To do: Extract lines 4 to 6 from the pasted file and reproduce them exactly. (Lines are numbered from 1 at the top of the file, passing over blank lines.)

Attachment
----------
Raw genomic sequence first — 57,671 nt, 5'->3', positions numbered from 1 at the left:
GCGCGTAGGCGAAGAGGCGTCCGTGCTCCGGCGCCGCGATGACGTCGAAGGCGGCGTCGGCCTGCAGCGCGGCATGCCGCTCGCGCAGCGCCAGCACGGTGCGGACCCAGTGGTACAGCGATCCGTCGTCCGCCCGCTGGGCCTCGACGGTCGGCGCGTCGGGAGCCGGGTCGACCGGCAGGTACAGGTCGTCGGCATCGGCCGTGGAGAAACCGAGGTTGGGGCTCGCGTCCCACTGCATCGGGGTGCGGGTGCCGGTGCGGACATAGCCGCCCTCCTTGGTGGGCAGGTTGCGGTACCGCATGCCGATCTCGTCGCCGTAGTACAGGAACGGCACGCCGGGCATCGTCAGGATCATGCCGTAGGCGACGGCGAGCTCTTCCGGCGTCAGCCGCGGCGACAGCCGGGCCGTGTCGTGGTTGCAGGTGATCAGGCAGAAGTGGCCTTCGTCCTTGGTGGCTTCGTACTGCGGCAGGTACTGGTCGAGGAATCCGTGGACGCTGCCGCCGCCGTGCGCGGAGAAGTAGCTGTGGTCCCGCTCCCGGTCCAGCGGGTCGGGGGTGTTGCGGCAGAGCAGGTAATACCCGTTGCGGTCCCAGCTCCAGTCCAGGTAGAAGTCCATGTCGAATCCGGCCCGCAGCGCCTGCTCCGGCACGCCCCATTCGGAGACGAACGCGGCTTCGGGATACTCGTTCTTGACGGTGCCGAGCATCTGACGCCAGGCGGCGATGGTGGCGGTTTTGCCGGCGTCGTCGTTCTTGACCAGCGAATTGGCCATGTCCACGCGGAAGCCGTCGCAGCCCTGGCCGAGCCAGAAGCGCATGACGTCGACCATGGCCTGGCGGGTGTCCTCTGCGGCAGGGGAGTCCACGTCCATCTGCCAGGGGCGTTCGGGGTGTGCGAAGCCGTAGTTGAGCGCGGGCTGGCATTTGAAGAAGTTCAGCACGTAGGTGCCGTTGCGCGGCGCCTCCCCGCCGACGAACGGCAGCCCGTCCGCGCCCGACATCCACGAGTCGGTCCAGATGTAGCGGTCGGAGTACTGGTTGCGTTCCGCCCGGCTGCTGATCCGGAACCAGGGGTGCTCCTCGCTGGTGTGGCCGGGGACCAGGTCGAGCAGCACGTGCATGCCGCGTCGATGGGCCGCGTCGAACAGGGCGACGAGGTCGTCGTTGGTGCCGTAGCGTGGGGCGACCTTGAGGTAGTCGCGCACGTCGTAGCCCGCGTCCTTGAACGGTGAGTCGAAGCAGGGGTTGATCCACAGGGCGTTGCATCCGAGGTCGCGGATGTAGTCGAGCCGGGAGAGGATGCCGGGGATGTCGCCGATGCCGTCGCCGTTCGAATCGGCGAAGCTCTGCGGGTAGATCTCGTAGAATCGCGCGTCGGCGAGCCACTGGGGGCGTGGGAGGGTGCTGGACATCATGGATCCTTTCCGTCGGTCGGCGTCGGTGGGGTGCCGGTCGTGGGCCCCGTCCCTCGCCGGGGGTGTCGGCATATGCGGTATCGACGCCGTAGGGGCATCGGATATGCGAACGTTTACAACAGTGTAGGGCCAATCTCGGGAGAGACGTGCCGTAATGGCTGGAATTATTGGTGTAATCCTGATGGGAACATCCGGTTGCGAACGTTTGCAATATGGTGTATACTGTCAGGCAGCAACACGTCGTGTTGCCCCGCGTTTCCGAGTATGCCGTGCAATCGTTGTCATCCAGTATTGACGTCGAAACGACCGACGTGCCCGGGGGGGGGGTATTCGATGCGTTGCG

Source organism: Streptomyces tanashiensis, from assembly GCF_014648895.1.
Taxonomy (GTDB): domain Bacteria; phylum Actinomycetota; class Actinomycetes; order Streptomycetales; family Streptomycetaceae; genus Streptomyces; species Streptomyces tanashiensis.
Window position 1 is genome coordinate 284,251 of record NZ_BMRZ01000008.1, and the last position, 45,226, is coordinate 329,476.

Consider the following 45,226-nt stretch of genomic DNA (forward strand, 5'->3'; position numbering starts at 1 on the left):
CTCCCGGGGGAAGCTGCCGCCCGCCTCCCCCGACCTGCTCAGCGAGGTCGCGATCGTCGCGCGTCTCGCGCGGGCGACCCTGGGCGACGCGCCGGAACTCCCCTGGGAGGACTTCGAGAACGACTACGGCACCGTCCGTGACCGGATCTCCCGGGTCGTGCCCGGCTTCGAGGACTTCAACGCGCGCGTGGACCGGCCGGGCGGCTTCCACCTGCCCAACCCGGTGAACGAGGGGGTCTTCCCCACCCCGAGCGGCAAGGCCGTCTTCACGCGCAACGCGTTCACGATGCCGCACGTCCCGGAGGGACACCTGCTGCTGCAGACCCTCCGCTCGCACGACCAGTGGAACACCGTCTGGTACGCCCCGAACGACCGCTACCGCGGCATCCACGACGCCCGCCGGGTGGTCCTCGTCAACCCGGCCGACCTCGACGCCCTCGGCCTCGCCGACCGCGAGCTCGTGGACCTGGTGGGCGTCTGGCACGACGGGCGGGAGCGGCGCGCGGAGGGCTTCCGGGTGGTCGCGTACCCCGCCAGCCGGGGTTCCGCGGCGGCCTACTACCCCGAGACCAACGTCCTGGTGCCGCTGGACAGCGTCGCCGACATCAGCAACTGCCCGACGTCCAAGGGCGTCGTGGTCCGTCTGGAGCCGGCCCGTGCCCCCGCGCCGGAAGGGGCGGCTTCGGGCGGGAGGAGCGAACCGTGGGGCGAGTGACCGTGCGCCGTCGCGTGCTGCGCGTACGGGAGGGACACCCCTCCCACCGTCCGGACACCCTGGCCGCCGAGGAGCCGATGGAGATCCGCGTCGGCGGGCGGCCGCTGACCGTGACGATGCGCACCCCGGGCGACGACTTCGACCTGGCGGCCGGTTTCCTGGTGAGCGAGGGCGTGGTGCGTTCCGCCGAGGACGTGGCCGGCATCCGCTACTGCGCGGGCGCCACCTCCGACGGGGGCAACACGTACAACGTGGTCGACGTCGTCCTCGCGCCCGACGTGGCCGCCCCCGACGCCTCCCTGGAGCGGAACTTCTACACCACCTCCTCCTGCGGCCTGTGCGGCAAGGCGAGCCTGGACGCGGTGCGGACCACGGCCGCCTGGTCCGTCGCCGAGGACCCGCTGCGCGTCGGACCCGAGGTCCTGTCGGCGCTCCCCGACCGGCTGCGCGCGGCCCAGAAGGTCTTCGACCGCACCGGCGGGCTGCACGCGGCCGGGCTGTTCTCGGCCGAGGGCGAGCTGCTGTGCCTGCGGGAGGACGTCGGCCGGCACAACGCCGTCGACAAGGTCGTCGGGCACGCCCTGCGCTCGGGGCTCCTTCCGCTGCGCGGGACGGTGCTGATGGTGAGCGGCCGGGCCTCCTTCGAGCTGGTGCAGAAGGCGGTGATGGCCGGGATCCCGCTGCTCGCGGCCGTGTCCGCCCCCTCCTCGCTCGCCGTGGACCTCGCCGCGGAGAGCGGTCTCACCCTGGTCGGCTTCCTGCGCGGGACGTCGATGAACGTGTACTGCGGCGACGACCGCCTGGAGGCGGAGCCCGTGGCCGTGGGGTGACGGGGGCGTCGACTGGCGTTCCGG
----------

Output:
Taxonomy (GTDB): domain Bacteria; phylum Actinomycetota; class Actinomycetes; order Streptomycetales; family Streptomycetaceae; genus Streptomyces; species Streptomyces tanashiensis.
Window position 1 is genome coordinate 284,251 of record NZ_BMRZ01000008.1, and the last position, 45,226, is coordinate 329,476.

Consider the following 45,226-nt stretch of genomic DNA (forward strand, 5'->3'; position numbering starts at 1 on the left):